Q: I recently enjoyed watching the series “City on a Hill” on Showtime with Kevin Bacon. On the final episode, they seemed to tie things up. Are there going to be any new episodes?

A: Although the first season of the drama, which also starred Aldis Hodge, wrapped up a major story, there is enough left to be said for the show to get renewed for a second season. In a statement reported by TVLine, Showtime President Gary Levine said, “‘City on a Hill’ is that addictive kind of meaty and messy show we love at Showtime. With the inspired pairing of Kevin Bacon and Aldis Hodge and the inspired writing of Tom Fontana and Chuck MacLean, we believe there is a rich future for this compelling series.”

Q: Why was the show “Star” canceled so abruptly after only three seasons?

A: The Fox show’s demise demonstrates the complexity of renewal and cancellation decisions, which in this case also involved “Empire” as it heads into its final season.

As Deadline.com reported it, “Empire” had aired at 9 p.m. Eastern but was moved to 8 p.m. to make room for “Star.” But for the final season of “Empire,” Fox decided to put “Empire” back at 9 p.m. Said one executive: “We looked at our priorities and were trying to prioritize giving ‘Empire’ the send-off it deserves. The move to 9 p.m. made it a challenge because ‘Star’ was always the lead-out from ‘Empire’ and obviously we don’t have the 10 p.m. hour.”

In addition, Deadline noted, while “Star” had good ratings, there were signs of decline. The show was expensive, and overseas sales had been “challenging.” And since Fox’s decision, attempts to sell the show elsewhere did not work out.

By the way, you are not the only person to think three seasons is a short run. But these days, many shows don’t even get past a first season.

Q: What was the very first Western series on television? I say it was “Action in the Afternoon,” which broadcast live from Philadelphia from about mid-1953 to mid-1955.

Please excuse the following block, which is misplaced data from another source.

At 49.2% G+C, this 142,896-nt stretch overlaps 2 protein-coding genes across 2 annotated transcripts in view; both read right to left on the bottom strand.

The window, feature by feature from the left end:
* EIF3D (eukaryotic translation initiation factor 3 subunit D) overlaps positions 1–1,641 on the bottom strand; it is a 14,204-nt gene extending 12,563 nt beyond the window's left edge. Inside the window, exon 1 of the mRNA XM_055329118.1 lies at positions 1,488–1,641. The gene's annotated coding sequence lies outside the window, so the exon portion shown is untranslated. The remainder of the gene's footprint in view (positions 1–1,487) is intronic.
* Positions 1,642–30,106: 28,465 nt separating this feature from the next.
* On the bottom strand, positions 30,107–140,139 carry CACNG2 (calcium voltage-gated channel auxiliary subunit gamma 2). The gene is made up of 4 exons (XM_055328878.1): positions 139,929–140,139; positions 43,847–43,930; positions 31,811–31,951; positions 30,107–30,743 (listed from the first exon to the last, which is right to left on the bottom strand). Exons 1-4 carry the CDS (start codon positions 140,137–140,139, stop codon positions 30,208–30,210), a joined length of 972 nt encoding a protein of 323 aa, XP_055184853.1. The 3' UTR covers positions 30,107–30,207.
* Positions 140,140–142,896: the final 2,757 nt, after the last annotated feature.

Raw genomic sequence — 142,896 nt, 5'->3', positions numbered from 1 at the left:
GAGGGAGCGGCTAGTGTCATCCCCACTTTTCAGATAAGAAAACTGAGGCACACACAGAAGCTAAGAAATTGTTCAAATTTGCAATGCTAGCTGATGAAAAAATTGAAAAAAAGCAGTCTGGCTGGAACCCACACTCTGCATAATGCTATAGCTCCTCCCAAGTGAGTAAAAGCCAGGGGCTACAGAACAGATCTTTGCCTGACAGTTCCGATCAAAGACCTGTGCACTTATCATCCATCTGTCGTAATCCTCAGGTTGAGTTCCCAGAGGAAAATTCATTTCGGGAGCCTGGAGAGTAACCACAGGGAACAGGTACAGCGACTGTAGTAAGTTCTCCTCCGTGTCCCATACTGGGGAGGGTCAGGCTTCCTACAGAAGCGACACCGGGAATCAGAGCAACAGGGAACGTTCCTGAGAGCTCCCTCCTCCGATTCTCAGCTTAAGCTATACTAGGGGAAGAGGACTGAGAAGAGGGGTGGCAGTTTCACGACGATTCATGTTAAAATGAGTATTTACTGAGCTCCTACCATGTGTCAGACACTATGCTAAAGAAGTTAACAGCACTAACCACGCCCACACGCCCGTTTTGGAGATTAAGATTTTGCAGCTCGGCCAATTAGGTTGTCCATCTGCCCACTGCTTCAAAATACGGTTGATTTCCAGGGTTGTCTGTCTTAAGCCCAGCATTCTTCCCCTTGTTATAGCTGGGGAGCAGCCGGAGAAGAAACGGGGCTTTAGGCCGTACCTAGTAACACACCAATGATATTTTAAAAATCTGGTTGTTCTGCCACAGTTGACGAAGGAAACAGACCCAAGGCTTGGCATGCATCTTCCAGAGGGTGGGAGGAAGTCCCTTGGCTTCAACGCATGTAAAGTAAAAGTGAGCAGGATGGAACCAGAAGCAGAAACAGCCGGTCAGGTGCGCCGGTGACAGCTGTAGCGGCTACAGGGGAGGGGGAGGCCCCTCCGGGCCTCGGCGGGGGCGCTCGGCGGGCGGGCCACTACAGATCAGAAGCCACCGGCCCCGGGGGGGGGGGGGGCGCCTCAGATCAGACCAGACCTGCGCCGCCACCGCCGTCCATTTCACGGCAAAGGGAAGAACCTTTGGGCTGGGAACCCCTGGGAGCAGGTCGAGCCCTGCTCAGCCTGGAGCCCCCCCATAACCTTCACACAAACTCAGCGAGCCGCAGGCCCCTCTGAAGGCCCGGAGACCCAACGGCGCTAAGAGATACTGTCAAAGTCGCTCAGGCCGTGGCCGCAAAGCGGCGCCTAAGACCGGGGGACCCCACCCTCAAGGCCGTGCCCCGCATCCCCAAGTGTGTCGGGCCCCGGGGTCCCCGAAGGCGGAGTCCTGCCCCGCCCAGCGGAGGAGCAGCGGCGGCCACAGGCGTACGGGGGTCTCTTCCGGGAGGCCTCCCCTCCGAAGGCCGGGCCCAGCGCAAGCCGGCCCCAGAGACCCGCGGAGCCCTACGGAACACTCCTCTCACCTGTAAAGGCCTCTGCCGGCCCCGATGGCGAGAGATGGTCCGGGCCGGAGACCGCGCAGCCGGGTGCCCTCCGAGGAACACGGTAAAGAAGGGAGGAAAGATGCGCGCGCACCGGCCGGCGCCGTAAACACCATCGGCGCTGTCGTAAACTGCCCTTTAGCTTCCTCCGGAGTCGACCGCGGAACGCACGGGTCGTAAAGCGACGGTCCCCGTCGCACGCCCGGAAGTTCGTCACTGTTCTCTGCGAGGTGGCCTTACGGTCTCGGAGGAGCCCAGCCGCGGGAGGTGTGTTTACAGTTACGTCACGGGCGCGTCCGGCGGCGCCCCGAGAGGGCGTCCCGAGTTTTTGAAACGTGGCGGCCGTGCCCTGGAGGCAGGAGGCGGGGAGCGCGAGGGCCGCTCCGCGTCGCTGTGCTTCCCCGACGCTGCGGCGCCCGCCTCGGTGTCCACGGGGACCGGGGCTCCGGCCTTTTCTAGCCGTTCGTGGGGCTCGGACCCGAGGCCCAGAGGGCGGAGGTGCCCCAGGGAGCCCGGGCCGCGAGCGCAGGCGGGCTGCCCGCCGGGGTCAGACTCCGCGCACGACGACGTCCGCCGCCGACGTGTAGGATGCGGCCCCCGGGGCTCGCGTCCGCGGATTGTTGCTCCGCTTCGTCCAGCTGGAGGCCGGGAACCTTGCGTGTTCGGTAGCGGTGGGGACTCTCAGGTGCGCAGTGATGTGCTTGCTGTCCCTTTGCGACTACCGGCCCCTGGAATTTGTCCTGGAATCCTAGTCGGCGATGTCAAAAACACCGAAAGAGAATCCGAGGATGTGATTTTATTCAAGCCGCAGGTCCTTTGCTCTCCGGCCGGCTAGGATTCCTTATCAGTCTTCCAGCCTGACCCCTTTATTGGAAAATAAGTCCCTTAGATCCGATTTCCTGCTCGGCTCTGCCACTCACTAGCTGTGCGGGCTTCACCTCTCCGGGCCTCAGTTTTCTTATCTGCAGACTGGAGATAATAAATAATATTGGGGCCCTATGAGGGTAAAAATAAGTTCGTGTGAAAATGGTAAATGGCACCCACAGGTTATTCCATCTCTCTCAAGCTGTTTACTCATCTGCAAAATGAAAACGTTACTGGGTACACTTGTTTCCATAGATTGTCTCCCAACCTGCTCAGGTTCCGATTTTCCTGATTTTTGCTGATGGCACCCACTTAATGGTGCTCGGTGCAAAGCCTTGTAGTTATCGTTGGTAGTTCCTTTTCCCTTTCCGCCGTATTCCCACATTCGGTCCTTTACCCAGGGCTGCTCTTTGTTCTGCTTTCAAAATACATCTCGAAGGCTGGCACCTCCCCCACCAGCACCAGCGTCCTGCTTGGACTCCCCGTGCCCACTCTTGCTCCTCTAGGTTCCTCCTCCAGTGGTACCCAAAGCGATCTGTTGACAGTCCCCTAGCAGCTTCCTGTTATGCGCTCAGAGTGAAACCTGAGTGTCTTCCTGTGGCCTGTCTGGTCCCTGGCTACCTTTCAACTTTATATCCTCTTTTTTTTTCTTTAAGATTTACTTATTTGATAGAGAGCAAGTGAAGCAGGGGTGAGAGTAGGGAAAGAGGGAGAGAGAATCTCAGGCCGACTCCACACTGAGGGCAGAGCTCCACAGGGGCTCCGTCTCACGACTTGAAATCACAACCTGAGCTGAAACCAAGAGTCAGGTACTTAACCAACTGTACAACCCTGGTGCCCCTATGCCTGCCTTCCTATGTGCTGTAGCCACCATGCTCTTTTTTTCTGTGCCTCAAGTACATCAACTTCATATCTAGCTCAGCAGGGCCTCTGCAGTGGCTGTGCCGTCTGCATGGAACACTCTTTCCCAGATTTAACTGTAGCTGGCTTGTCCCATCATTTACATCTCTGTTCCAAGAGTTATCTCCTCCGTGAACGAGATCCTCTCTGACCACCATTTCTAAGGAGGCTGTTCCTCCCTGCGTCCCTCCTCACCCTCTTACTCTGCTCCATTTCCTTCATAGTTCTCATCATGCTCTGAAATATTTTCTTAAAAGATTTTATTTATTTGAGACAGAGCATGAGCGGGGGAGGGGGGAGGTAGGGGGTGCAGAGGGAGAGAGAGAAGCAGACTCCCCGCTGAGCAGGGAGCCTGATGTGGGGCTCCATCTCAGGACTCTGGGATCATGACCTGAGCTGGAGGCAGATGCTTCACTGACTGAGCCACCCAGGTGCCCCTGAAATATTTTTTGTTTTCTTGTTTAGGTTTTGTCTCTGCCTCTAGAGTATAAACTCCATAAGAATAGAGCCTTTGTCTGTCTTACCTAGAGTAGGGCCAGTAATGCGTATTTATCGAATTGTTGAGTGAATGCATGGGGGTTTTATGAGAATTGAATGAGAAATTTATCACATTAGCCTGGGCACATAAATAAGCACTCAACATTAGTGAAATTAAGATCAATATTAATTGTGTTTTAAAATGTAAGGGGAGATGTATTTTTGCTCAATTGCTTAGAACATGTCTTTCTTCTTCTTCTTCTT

A: “Action in the Afternoon” is an intriguing bit of TV history, though not what you claim it to be. The series was the only completely live, outdoor Western ever on network television. (A history of the show at www.broadcastpioneers.com/bp3/aita.html says there were other live Westerns, but they used film in parts of their productions while “Action” was all live.) It was made in Philadelphia, though its stories were set in a Montana town, and it aired weekdays from February 1953 to January 1954.

However, it was not the first TV Western. That honor is generally given to “Hopalong Cassidy.” William Boyd had his Western movies edited into TV episodes for telecast beginning in the late ’40s, with their network debut in 1949; new made-for-TV adventures were later included. Other Westerns predating “Action” include “The Lone Ranger,” “The Gene Autry Show,” “Annie Oakley,” “Death Valley Days” and “The Roy Rogers Show.”

Q: Is there a connection between deceased actor Cameron Mitchell and “Modern Family” characters Cameron and Mitchell?

A: There has been ample speculation about a connection between the TV comedy, which begins its final season on Sept. 25, and the veteran actor (“My Favorite Year,” “The High Chaparral”). I’ve not seen any confirmation of that, nor did ABC answer my inquiry about it. But there are also other Cameron Mitchells, including the Ohio restaurateur of the same name and actor-writer-director John Cameron Mitchell. If I had to guess, I’d tie “Modern Family” to John Cameron Mitchell, maker of “Hedwig and the Angry Inch” and “Shortbus,” and sometimes seen on “The Good Fight” as provocateur Felix Staples.

 

Do you have a question or comment about entertainment past, present and future? Write to Rich Heldenfels, P.O. Box 417, Mogadore, OH 44260, or brenfels@gmail.com. Letters may be edited. Individual replies are not guaranteed.